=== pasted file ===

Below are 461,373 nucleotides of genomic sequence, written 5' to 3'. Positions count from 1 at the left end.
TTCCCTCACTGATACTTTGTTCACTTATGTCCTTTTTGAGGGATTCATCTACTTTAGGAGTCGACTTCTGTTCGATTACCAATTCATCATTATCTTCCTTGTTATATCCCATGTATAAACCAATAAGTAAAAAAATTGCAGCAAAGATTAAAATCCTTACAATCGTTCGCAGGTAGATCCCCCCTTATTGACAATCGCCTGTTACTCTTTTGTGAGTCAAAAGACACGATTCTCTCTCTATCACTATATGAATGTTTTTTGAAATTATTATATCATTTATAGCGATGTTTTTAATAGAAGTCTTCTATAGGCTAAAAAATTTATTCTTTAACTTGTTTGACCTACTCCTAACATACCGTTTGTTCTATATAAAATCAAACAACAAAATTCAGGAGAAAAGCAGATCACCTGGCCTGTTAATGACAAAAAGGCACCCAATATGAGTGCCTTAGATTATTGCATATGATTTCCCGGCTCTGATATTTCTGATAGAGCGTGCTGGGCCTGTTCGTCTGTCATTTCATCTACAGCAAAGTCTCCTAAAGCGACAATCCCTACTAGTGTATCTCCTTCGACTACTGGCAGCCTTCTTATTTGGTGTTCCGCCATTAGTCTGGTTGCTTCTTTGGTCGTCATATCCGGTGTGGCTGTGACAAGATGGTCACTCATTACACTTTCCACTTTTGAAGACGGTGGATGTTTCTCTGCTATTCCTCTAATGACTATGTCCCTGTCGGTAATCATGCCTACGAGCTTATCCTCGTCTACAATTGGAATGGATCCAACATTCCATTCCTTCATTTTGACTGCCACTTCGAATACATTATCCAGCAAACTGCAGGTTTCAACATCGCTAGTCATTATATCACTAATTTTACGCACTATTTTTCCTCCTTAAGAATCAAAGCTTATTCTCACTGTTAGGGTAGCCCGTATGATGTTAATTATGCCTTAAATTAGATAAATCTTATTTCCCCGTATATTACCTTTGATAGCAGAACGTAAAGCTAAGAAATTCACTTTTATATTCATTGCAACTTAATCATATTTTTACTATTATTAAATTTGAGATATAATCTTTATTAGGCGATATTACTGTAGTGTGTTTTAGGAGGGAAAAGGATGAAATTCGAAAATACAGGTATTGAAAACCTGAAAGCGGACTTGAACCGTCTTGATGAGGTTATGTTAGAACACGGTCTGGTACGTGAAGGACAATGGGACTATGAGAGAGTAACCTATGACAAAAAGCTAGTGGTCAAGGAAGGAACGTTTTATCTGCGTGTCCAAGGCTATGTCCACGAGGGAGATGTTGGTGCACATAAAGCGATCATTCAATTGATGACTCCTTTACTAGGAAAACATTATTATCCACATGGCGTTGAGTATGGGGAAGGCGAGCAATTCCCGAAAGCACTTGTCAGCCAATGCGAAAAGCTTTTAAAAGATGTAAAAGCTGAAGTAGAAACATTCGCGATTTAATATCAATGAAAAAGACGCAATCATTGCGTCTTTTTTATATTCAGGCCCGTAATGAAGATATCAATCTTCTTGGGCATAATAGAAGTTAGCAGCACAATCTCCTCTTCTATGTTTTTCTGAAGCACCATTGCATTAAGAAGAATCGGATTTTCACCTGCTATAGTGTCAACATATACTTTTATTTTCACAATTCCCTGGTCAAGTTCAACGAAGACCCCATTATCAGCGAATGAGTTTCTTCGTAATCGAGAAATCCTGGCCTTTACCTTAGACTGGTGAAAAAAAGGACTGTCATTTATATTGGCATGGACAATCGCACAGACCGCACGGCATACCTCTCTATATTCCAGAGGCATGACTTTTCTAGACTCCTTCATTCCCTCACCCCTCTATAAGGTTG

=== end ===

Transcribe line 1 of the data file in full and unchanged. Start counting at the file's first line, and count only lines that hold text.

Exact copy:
Below are 461,373 nucleotides of genomic sequence, written 5' to 3'. Positions count from 1 at the left end.